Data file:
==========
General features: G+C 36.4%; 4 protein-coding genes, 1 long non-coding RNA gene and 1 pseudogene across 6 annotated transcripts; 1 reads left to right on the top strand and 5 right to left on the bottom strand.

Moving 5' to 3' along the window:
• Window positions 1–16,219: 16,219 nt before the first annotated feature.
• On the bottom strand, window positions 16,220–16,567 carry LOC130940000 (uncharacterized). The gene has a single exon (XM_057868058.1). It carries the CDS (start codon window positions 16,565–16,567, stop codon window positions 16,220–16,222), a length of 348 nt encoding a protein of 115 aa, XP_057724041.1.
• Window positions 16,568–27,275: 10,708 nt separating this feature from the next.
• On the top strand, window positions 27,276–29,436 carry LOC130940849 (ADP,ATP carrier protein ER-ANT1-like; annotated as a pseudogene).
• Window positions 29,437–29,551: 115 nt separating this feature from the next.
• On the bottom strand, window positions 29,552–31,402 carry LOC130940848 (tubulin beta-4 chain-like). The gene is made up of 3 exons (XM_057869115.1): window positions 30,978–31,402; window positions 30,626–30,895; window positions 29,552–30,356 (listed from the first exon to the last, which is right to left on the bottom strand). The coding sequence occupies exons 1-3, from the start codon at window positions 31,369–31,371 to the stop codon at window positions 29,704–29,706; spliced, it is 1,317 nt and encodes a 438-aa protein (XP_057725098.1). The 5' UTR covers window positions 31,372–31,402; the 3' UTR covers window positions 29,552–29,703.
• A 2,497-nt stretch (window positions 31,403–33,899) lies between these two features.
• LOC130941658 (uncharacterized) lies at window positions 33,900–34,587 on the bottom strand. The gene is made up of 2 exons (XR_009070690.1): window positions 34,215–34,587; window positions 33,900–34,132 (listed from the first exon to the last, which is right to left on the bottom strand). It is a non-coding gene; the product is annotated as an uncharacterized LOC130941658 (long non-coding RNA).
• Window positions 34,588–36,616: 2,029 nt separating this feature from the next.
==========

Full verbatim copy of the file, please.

General features: G+C 36.4%; 4 protein-coding genes, 1 long non-coding RNA gene and 1 pseudogene across 6 annotated transcripts; 1 reads left to right on the top strand and 5 right to left on the bottom strand.

Moving 5' to 3' along the window:
• Window positions 1–16,219: 16,219 nt before the first annotated feature.
• On the bottom strand, window positions 16,220–16,567 carry LOC130940000 (uncharacterized). The gene has a single exon (XM_057868058.1). It carries the CDS (start codon window positions 16,565–16,567, stop codon window positions 16,220–16,222), a length of 348 nt encoding a protein of 115 aa, XP_057724041.1.
• Window positions 16,568–27,275: 10,708 nt separating this feature from the next.
• On the top strand, window positions 27,276–29,436 carry LOC130940849 (ADP,ATP carrier protein ER-ANT1-like; annotated as a pseudogene).
• Window positions 29,437–29,551: 115 nt separating this feature from the next.
• On the bottom strand, window positions 29,552–31,402 carry LOC130940848 (tubulin beta-4 chain-like). The gene is made up of 3 exons (XM_057869115.1): window positions 30,978–31,402; window positions 30,626–30,895; window positions 29,552–30,356 (listed from the first exon to the last, which is right to left on the bottom strand). The coding sequence occupies exons 1-3, from the start codon at window positions 31,369–31,371 to the stop codon at window positions 29,704–29,706; spliced, it is 1,317 nt and encodes a 438-aa protein (XP_057725098.1). The 5' UTR covers window positions 31,372–31,402; the 3' UTR covers window positions 29,552–29,703.
• A 2,497-nt stretch (window positions 31,403–33,899) lies between these two features.
• LOC130941658 (uncharacterized) lies at window positions 33,900–34,587 on the bottom strand. The gene is made up of 2 exons (XR_009070690.1): window positions 34,215–34,587; window positions 33,900–34,132 (listed from the first exon to the last, which is right to left on the bottom strand). It is a non-coding gene; the product is annotated as an uncharacterized LOC130941658 (long non-coding RNA).
• Window positions 34,588–36,616: 2,029 nt separating this feature from the next.